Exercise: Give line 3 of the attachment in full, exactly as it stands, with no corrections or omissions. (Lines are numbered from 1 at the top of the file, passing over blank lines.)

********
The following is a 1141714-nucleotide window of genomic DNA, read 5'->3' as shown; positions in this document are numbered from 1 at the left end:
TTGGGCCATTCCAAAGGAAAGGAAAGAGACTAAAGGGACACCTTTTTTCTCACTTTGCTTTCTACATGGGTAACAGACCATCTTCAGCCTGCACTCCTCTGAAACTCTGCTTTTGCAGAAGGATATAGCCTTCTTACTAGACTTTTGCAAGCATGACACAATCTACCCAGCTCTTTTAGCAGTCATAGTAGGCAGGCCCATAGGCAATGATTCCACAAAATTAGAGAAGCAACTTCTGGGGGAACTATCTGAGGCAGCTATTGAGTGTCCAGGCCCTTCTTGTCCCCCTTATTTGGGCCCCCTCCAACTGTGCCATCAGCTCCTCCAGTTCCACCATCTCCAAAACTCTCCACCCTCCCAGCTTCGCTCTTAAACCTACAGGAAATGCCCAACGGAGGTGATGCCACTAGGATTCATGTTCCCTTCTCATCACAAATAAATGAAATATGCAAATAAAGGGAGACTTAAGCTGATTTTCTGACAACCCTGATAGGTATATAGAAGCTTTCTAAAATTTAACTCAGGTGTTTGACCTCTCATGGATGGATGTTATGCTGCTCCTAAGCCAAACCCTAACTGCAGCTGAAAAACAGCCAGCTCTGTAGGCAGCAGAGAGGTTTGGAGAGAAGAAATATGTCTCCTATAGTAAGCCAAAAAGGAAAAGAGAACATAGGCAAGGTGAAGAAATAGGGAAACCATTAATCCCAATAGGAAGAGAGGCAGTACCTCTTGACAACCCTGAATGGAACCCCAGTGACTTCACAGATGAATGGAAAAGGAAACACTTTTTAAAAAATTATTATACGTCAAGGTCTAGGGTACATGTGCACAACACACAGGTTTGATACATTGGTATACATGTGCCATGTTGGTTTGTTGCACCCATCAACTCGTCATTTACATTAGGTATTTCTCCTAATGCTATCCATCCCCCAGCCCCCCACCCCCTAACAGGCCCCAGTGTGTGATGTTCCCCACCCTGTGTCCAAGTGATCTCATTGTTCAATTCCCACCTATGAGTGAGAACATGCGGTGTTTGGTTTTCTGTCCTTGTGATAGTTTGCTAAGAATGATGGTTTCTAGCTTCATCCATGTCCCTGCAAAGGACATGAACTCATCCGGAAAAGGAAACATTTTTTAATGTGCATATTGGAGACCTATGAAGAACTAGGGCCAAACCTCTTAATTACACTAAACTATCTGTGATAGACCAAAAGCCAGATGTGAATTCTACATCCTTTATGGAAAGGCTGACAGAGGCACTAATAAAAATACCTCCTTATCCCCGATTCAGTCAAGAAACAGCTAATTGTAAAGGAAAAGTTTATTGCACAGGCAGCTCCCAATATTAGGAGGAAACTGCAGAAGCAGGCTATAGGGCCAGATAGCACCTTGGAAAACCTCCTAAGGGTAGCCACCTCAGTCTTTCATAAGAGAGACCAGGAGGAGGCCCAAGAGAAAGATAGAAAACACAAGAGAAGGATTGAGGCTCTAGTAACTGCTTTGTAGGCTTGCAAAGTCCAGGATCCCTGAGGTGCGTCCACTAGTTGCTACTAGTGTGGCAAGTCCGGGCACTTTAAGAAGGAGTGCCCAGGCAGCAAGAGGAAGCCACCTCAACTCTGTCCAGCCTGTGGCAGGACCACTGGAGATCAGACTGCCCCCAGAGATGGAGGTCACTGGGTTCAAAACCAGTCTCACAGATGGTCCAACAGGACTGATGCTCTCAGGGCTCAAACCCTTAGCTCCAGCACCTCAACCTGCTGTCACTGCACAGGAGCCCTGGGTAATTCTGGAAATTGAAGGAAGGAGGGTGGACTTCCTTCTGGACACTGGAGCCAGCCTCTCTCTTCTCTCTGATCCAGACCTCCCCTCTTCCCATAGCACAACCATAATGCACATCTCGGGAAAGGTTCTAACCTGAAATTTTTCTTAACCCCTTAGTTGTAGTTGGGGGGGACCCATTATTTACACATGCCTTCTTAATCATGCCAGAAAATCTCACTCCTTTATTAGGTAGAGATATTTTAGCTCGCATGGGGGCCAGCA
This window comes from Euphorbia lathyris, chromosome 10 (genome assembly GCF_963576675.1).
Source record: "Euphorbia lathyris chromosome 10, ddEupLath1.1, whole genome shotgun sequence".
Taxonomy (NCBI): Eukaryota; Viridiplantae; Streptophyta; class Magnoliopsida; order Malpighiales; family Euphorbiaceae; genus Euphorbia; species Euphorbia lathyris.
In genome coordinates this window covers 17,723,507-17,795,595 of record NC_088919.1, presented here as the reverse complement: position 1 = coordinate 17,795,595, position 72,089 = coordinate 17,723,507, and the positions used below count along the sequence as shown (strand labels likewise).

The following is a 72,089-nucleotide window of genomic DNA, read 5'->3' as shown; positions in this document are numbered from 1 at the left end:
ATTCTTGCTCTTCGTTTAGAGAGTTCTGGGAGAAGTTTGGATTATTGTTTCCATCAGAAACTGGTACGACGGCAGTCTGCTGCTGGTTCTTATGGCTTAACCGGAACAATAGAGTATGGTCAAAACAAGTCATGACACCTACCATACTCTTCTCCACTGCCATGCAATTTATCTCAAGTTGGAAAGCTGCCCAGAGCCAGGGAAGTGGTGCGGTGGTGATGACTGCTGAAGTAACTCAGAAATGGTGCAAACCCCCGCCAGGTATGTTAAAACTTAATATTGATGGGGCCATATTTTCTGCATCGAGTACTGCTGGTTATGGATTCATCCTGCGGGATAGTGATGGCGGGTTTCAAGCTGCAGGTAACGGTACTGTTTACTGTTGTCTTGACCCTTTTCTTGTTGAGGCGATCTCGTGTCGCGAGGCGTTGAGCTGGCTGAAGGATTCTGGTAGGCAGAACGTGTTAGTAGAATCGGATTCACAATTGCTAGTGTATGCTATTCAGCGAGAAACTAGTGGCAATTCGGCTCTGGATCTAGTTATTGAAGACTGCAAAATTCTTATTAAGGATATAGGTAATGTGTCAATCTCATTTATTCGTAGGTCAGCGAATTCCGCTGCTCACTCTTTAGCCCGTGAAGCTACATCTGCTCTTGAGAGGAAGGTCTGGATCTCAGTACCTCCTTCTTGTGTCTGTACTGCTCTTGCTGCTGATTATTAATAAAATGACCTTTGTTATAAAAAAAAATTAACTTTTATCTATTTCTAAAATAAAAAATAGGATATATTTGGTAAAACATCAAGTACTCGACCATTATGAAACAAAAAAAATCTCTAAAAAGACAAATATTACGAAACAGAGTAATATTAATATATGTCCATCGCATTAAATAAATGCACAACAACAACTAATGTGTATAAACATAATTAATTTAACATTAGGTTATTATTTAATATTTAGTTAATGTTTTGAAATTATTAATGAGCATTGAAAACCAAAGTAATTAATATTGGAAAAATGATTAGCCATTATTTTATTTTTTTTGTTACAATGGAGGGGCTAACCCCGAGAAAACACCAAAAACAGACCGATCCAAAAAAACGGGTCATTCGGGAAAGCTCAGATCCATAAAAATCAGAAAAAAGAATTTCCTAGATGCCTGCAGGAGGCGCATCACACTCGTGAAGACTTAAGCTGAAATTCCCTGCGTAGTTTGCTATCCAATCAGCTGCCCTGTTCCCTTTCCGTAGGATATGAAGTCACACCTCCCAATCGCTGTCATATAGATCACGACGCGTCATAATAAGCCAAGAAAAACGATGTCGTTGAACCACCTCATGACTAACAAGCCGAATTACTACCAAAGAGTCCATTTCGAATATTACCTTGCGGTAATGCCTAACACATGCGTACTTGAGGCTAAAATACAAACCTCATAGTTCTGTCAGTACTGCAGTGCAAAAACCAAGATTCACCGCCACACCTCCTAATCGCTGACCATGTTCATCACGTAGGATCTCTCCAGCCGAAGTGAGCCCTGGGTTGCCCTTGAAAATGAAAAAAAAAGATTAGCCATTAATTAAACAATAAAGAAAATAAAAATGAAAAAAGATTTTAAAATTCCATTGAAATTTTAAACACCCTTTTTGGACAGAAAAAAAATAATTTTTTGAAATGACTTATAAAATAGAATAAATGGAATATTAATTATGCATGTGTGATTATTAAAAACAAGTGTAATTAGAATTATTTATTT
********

This window comes from Euphorbia lathyris, chromosome 10 (genome assembly GCF_963576675.1).